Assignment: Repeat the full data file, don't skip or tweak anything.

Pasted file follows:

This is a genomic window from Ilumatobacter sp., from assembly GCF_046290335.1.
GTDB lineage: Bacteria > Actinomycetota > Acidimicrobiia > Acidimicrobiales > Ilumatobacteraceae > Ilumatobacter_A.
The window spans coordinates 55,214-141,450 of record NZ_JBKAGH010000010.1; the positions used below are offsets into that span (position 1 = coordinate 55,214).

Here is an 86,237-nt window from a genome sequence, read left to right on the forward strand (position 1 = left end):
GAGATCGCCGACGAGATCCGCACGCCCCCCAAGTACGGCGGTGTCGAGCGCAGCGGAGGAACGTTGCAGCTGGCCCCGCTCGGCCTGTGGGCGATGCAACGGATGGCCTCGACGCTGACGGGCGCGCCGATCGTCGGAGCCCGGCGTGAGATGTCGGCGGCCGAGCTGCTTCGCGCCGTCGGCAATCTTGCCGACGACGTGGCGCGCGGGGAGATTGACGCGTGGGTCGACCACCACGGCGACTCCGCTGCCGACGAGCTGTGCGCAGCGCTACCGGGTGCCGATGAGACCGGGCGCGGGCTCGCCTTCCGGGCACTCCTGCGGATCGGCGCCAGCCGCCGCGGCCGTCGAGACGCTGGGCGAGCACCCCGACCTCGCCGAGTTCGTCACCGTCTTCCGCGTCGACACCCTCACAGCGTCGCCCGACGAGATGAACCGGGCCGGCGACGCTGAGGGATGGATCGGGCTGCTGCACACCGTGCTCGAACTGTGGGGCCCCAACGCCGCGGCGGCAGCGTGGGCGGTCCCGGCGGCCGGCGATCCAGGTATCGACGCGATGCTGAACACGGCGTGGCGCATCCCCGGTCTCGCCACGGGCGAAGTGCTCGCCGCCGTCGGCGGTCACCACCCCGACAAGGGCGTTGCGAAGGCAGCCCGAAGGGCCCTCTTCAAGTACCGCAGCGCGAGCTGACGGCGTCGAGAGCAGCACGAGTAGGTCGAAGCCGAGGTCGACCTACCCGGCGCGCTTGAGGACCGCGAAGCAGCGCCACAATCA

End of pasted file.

This is a genomic window from Ilumatobacter sp., from assembly GCF_046290335.1.
GTDB lineage: Bacteria > Actinomycetota > Acidimicrobiia > Acidimicrobiales > Ilumatobacteraceae > Ilumatobacter_A.
The window spans coordinates 55,214-141,450 of record NZ_JBKAGH010000010.1; the positions used below are offsets into that span (position 1 = coordinate 55,214).

Here is an 86,237-nt window from a genome sequence, read left to right on the forward strand (position 1 = left end):
GAGATCGCCGACGAGATCCGCACGCCCCCCAAGTACGGCGGTGTCGAGCGCAGCGGAGGAACGTTGCAGCTGGCCCCGCTCGGCCTGTGGGCGATGCAACGGATGGCCTCGACGCTGACGGGCGCGCCGATCGTCGGAGCCCGGCGTGAGATGTCGGCGGCCGAGCTGCTTCGCGCCGTCGGCAATCTTGCCGACGACGTGGCGCGCGGGGAGATTGACGCGTGGGTCGACCACCACGGCGACTCCGCTGCCGACGAGCTGTGCGCAGCGCTACCGGGTGCCGATGAGACCGGGCGCGGGCTCGCCTTCCGGGCACTCCTGCGGATCGGCGCCAGCCGCCGCGGCCGTCGAGACGCTGGGCGAGCACCCCGACCTCGCCGAGTTCGTCACCGTCTTCCGCGTCGACACCCTCACAGCGTCGCCCGACGAGATGAACCGGGCCGGCGACGCTGAGGGATGGATCGGGCTGCTGCACACCGTGCTCGAACTGTGGGGCCCCAACGCCGCGGCGGCAGCGTGGGCGGTCCCGGCGGCCGGCGATCCAGGTATCGACGCGATGCTGAACACGGCGTGGCGCATCCCCGGTCTCGCCACGGGCGAAGTGCTCGCCGCCGTCGGCGGTCACCACCCCGACAAGGGCGTTGCGAAGGCAGCCCGAAGGGCCCTCTTCAAGTACCGCAGCGCGAGCTGACGGCGTCGAGAGCAGCACGAGTAGGTCGAAGCCGAGGTCGACCTACCCGGCGCGCTTGAGGACCGCGAAGCAGCGCCACAATCA